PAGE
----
If the court pushes on with its chainsaw, cutting down programs that trigger matching funds, it would threaten systems in Connecticut and Maine, and judicial-race financing systems in Wisconsin, North Carolina and elsewhere. It might even shake New York City’s system, which provides higher matching funds when a well-financed opponent does not participate in the system. Candidates with no prospect of matching funds would be reluctant to join a system that limits their spending. Unless the court veers from its determined path, there will be no limit to the power of a big bankbook on politics.
    A version of this editorial appeared in print on June 9, 2010, on page A24 of the New York edition.



    http://www.nytimes.com/2010/06/09/opini … ef=opinion

  2. Cagsil profile image81
    Cagsilposted 8 years ago

    Not a surprise. hmm

  3. Ralph Deeds profile image66
    Ralph Deedsposted 8 years ago

    Michigan newspapers push for greater campaign finance disclosure.
    http://michiganmessenger.com/38620/news … disclosure

  4. Randy Godwin profile image92
    Randy Godwinposted 8 years ago

    Doesn't the court usually reveal dissenting votes, or at least the yeas and nays?

  5. lovemychris profile image69
    lovemychrisposted 8 years ago

    This country is strangled by private business interests and money....
    Then they cry intrusion when you want to use common money for the common good.
    And of course cry socialism, liberalism blah blah blah.

    What a crock of crapola.

  6. lovemychris profile image69
    lovemychrisposted 8 years ago

    Shamus Cooke:

    "At the top of this corporate code of ethics is the sacredness of property rights, meaning that large corporations have complete control — outside the grasp of any government — to do what they want with their giant wealth and facilities, wherever and whenever they want.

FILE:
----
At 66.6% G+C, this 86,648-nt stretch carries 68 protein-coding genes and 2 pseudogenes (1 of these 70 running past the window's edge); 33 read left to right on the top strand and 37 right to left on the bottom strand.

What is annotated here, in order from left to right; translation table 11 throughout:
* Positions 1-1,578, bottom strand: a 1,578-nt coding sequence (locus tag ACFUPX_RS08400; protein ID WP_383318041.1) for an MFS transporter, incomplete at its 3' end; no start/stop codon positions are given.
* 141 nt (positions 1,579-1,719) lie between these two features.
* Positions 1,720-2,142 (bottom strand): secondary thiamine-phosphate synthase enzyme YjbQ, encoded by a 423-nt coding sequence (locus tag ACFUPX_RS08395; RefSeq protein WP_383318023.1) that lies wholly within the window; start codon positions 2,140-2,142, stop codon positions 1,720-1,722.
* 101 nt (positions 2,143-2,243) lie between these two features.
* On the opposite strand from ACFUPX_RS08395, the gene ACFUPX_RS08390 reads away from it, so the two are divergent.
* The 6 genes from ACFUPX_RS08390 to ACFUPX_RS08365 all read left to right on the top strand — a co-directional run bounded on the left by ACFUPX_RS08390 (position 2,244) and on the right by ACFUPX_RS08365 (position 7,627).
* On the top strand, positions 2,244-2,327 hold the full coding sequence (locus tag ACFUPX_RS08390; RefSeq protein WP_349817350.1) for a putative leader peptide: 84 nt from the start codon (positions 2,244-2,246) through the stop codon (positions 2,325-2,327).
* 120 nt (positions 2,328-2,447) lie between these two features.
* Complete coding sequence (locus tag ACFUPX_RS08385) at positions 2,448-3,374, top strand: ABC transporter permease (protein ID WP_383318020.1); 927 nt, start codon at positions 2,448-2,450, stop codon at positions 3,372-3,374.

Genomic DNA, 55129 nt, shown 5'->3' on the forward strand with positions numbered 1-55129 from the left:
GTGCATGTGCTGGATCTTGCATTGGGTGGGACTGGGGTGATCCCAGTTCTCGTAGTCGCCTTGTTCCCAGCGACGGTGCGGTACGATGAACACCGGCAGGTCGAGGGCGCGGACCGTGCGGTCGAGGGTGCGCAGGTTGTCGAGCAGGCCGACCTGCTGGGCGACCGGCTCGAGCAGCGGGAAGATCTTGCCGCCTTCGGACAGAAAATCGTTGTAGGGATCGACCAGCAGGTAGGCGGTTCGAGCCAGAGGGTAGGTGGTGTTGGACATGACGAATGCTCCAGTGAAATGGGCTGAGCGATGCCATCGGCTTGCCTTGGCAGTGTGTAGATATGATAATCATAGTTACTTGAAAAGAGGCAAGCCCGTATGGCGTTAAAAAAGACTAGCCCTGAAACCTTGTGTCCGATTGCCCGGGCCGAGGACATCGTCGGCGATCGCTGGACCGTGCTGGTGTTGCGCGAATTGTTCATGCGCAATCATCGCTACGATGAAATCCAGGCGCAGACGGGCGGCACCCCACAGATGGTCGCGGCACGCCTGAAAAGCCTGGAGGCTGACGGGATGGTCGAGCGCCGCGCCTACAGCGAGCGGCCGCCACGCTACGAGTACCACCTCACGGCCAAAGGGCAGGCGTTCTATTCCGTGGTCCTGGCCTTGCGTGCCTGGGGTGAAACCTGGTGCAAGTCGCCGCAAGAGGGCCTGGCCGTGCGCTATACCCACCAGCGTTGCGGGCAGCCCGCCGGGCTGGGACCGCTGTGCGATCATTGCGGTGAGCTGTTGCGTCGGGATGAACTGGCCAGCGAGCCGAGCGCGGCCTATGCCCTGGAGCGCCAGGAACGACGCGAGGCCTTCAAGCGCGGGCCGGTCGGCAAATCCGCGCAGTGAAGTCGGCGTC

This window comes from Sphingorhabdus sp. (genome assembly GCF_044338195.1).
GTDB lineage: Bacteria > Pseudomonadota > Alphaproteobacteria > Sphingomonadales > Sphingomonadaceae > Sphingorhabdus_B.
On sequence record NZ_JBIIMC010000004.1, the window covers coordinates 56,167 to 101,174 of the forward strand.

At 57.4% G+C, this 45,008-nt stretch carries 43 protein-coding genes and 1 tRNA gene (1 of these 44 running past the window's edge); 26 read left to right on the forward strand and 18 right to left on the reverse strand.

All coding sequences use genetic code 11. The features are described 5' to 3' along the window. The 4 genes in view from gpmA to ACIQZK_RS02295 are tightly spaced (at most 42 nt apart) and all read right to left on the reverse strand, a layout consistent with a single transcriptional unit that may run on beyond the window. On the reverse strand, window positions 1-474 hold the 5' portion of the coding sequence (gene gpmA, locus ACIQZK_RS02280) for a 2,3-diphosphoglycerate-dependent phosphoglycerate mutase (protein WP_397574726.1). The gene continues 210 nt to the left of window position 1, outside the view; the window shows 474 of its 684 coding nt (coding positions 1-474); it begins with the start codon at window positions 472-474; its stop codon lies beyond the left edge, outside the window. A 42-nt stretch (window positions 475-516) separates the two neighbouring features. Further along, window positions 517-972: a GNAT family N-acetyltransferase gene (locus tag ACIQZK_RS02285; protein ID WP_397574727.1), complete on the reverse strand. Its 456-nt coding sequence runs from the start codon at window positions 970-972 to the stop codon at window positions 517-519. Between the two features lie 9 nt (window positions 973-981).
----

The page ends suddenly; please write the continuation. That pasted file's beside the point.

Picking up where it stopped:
To the U.S. government, this right pre-empts human rights, environmental rights, etc.  Property rights are enshrined in every free-trade agreement the U.S. government signs, so that overseas corporate investments are strictly protected, prohibiting foreign nations from using U.S. corporate facilities for the social needs of their native populations.  Although BP is a British corporation, the rules of this code are mutual and global.

    Nowadays, the tiniest crack in the foundation of corporate property rights constitutes “communism” — a right wing accusation hurled at Obama after he partially nationalized General Motors and other institutions in response to the economic crisis. And although Obama intruded into the sanctity of property rights when the financial crisis exploded, it was with the general consent of the corporate establishment — who viewed those actions as necessary, short-term evils — meant to save the investments of the rich, while using taxpayer money to rehabilitate the companies before they were eventually handed back to shareholders.

    The emergency in the Gulf of Mexico, on the other hand, is viewed by the corporate elite as a lesser crisis, demanding the government not set another precedent that would point to the necessity of public ownership."